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The Gavel Drops at Sotheby’s

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Meyer told Newsweek that negotiating to auction this 9-by-14-foot Warhol was a “near-death experience.” It sold for $105 million at Sotheby’s in November, besting the previous auction record for Warhol by more than $30 million.  

Over the following months, Sotheby’s management negotiated with the hedge-fund manager, offering concessions, including a board seat, if Loeb would quiet down his agitation. Then, late last month, Loeb pulled his trigger, announcing that he and two allies would be fighting for three seats in a shareholder election scheduled for May. The move set off a battle between the Sotheby’s Old Guard and a financier who views artworks as financial assets that trade in a market made by the auction houses. The confrontation figures to get bitter and bruising between now and May, but at its center there sits a rather more exalted question: How do you properly value art?

As an investor, Loeb likes to buy a stake in a company, force internal changes, and sell once the share price rises. He is what is known in finance as an “activist,” but the word doesn’t quite capture his aggression. He is famous for his scorched-earth tactics; his weapon of choice is a cutting letter addressed to management, often full of embarrassing internal details dug up by private investigators. “Sometimes a town hanging is useful,” Loeb once told the magazine Bloomberg Markets, “to establish my reputation for future dealings with unscrupulous CEOs.” He forced the resignation of one target, Yahoo’s Scott Thompson, by revealing he had falsely claimed a computer-science degree. He dubbed another his company’s “Chief Value Destroyer.”

Brutal as they are, Loeb’s diagnoses are often correct, which is why his hedge fund, Third Point LLC, now has $14 billion under management. He likes to say he sees himself primarily as a research analyst, but when it comes to Sotheby’s, his point of view was also shaped by his personal experience as a collector. Though Loeb declined to comment for the record for this article—he prefers to speak through his letters and delight in the ensuing media frenzy—he has made his views clear over the past few months in many conversations with dealers, collectors, and other denizens of the art world. He sees contemporary art as an expanding economy and thinks that Sotheby’s stock offers the only public route to investing in it. He says he just wants the company to more creatively leverage its powerful brand and prime position in the art market.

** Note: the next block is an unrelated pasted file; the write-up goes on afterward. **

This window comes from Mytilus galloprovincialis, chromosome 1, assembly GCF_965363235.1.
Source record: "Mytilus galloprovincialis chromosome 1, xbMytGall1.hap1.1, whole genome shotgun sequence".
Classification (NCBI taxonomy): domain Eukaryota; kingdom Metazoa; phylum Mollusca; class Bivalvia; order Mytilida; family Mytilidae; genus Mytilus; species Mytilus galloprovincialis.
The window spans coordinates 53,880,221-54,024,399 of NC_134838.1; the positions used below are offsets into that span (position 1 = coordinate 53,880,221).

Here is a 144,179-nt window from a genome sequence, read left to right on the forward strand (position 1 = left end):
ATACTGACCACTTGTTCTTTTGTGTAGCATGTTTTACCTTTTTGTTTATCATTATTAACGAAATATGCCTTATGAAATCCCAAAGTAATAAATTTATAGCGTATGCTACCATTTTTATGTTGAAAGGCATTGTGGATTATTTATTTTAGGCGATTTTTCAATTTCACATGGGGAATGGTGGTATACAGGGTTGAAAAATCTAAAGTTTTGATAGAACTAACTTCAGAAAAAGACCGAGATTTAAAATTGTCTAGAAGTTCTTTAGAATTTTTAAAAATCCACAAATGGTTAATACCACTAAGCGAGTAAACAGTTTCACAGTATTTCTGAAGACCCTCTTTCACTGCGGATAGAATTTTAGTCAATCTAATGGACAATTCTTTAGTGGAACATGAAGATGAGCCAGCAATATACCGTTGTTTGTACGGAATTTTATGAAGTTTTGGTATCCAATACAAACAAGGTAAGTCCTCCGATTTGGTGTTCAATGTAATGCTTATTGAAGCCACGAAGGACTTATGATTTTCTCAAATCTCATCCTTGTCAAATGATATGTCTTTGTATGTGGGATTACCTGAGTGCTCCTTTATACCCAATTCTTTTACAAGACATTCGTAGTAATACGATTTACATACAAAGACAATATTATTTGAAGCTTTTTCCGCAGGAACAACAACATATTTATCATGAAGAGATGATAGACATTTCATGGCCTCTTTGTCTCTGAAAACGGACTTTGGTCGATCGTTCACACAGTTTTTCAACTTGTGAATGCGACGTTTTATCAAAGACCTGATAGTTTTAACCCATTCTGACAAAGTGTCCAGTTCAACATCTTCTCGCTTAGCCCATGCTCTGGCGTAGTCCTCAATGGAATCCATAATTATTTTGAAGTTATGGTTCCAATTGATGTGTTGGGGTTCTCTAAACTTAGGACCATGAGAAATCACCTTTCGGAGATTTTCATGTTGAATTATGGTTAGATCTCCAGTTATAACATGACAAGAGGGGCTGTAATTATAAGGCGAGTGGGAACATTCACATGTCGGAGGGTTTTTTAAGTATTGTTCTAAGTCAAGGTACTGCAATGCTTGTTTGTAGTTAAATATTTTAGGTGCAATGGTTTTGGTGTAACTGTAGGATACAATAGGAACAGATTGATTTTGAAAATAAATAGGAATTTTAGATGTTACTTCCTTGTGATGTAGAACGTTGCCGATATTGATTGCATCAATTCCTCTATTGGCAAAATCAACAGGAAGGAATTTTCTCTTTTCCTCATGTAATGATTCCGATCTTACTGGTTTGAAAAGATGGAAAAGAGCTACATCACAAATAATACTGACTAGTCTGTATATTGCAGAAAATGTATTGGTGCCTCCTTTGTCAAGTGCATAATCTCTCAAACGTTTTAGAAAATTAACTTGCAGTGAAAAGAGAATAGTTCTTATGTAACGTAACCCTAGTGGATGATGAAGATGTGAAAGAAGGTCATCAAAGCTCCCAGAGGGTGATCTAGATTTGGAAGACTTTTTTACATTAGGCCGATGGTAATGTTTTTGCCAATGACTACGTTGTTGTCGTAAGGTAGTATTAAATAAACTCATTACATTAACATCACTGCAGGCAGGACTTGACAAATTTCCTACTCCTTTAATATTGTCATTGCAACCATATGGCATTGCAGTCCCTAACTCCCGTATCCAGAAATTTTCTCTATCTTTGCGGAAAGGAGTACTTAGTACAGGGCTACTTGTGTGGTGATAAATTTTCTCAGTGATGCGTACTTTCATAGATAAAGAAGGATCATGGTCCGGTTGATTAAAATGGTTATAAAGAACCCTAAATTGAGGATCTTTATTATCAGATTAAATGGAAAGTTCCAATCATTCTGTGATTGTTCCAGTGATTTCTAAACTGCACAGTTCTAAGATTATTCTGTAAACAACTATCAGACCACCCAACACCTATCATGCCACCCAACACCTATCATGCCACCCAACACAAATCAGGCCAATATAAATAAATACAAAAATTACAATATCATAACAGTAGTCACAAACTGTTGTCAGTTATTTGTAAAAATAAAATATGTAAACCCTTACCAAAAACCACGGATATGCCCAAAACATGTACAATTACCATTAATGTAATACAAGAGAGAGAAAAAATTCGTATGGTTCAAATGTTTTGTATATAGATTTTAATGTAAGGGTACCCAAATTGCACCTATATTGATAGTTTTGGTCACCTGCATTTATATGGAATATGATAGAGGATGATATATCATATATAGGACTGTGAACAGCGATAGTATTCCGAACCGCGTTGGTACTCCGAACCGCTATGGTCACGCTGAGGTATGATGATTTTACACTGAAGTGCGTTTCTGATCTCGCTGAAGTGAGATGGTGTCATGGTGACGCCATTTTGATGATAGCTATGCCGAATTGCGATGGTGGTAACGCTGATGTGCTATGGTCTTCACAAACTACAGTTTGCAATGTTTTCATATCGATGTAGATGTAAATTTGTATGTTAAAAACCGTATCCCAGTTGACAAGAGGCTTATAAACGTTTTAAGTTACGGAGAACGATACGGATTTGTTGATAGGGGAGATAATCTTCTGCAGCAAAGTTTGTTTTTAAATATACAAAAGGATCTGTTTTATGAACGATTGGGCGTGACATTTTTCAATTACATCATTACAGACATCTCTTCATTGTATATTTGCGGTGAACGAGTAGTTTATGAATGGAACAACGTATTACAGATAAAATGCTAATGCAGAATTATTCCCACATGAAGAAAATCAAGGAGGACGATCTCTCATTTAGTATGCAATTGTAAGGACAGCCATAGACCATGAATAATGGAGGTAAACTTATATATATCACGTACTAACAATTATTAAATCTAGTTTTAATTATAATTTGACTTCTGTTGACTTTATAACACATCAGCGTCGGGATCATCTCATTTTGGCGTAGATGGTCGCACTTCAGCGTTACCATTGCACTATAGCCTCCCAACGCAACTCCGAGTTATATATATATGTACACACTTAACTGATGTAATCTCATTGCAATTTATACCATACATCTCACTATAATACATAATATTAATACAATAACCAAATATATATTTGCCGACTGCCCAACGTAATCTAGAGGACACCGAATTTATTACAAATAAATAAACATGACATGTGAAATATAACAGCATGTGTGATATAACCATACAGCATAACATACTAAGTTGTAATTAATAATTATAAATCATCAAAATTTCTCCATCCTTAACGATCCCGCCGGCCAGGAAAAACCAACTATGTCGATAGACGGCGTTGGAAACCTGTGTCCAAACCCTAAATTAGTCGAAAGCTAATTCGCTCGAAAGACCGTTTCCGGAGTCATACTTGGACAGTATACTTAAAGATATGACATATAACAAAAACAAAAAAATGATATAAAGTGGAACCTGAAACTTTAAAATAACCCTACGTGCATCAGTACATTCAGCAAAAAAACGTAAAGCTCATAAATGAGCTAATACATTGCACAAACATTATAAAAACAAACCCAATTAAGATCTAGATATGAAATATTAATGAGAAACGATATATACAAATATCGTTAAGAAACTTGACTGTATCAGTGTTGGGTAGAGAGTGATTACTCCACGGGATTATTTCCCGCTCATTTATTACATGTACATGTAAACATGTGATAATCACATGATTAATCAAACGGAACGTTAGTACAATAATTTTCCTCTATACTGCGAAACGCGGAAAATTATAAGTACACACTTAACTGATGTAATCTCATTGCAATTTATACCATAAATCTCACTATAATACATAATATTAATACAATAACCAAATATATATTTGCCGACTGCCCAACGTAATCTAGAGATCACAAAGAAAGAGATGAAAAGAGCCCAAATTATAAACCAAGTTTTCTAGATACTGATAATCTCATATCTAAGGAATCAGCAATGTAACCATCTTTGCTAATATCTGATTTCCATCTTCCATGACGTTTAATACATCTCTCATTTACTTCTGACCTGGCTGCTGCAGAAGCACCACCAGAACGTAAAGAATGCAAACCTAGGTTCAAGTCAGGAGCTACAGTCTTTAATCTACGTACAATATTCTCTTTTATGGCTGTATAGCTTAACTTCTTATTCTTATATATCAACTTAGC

In his October letter to Ruprecht, Loeb accused the CEO, who was paid $6.3 million in 2012, of presiding over a “lackadaisical corporate culture” where senior executives “live a life of luxury at the expense of shareholders.” But Loeb’s argument went beyond the usual activist-shareholder complaints about waste and inefficiency. “There is a demoralizing recognition among employees,” Loeb wrote, “that Sotheby’s is not at the cutting edge.”

Loeb claims that Ruprecht has been slow to recognize the “central importance” of contemporary art. Like many other hedge-fund managers—Steven Cohen, Ken Griffin—he is an avid contemporary buyer, and though he is not in the topmost tier of collectors, he has a respected and growing collection. Instead of hoarding masterpieces like treasure, as collectors did generations ago, the hedge-fund guys tend to treat artists like growth stocks, preferring those not yet judged by posterity, because that’s where there’s room for major price appreciation. Economists have found that over almost any period, art’s returns have trailed the S&P 500. But what if you were the person who bought a $7,000 painting by Murillo in 2011 and flipped it at auction last September for $400,000, or the one who bought a Basquiat for $1.6 million a decade ago and sold it for $25 million last June? The rewards can be enormous for those who have an edge. It’s an opaque market, where secret side deals, price manipulation, kickbacks, and collusion are an everyday facet of business. It rewards inside information, and since the market is largely unregulated, players can trade on it without any fear of legal consequences. That’s fun.

Auctions are the primary engine of the market. The houses act similarly to exchanges, bringing together buyers and sellers and making income from commissions. Typically, if bidding on an item fails to meet a (secret) predetermined figure, the item is “bought in” and returned, at little cost to the house. If the item sells, the house collects fees from two sides: Consignors pay a 10 percent commission, while buyers are assessed an additional “premium,” currently between 12 and 25 percent, depending on the size of the bid. At least, that’s how the system is supposed to work on paper. In practice, everything is negotiable, and much is obscured (oftentimes including the identity of the seller and the buyer). Still, anyone can bid, and the price is publicized, which makes auctions the only open portal to the marketplace. Private dealers, by contrast, keep their prices secret and tend to frown on open speculation. Those who represent living artists tightly manage supply, selecting buyers according to subjective assessments of status. This can be maddening to those outside the circle—especially to Wall Street collectors accustomed to being able to purchase pretty much whatever they want.


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